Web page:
CANCUN, Mexico – Police in Cancun found 12 decomposing bodies in four caverns and were searching for more cadavers in violence blamed on drug gangs in the popular resort city, officials said Friday.
Earlier this month, police discovered six other bodies, three of them cut open and their hearts removed, in a similar cavern near the Mexican resort. Three of the bodies had the letter “Z” carved on their abdomens – a possible reference to the Zeta drug gang.
Police say detained gunmen have led them to all the clandestine graves – dried up sinkhole caves, known as cenotes.
Quintana Roo state Attorney General Francisco Alor said Friday that nine alleged hit men detained three days earlier led police to the 12 bodies. None of the bodies have been identified.
Quintana Roo state, where Cancun is located, is a transshipment point for cocaine being smuggled from Colombia to the United States.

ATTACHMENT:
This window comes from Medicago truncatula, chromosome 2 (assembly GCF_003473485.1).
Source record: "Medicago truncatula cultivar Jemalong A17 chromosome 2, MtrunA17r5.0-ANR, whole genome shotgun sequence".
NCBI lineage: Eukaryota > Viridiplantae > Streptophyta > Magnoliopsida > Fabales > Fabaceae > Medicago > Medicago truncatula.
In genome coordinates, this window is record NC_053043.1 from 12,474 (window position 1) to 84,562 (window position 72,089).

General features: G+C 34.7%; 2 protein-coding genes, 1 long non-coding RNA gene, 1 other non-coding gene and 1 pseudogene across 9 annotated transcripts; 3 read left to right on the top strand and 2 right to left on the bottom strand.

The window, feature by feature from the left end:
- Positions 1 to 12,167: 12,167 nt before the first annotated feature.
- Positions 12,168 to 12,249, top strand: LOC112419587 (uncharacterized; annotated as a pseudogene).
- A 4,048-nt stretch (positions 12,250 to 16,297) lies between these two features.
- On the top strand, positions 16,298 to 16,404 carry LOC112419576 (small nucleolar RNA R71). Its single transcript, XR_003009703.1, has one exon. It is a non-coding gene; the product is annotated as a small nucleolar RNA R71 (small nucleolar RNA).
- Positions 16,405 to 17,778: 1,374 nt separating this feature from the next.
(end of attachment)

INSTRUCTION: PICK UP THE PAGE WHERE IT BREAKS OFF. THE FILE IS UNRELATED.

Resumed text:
In 2009, prosecutors arrested Cancun’s police chief, Francisco Velasco, to investigate whether he protected the Zetas drug gang. A former governor of the state was sentenced to 36 years for money laundering and helping a cartel smuggle narcotics.
More than 22,700 people have died nationwide in drug violence since late 2006, when President Felipe Calderon sent soldiers and federal police to battle the cartels.
Cartel hit men have been known to use mass dumping sites to dispose of their victims. In late May, police in the colonial tourist town of Taxco discovered 55 bodies in an abandoned silver mine.
Meanwhile, Mexican soldiers seized more than $1million in cash from a house in a northern state that is the home of the country’s most powerful cartel, authorities said Friday.
Soldiers acting on an anonymous tip raided three houses Thursday in Culiacan, the capital of Sinaloa, the Defense Department said in a statement.
The department did not say what cartel might have owned the money. There were no arrests.
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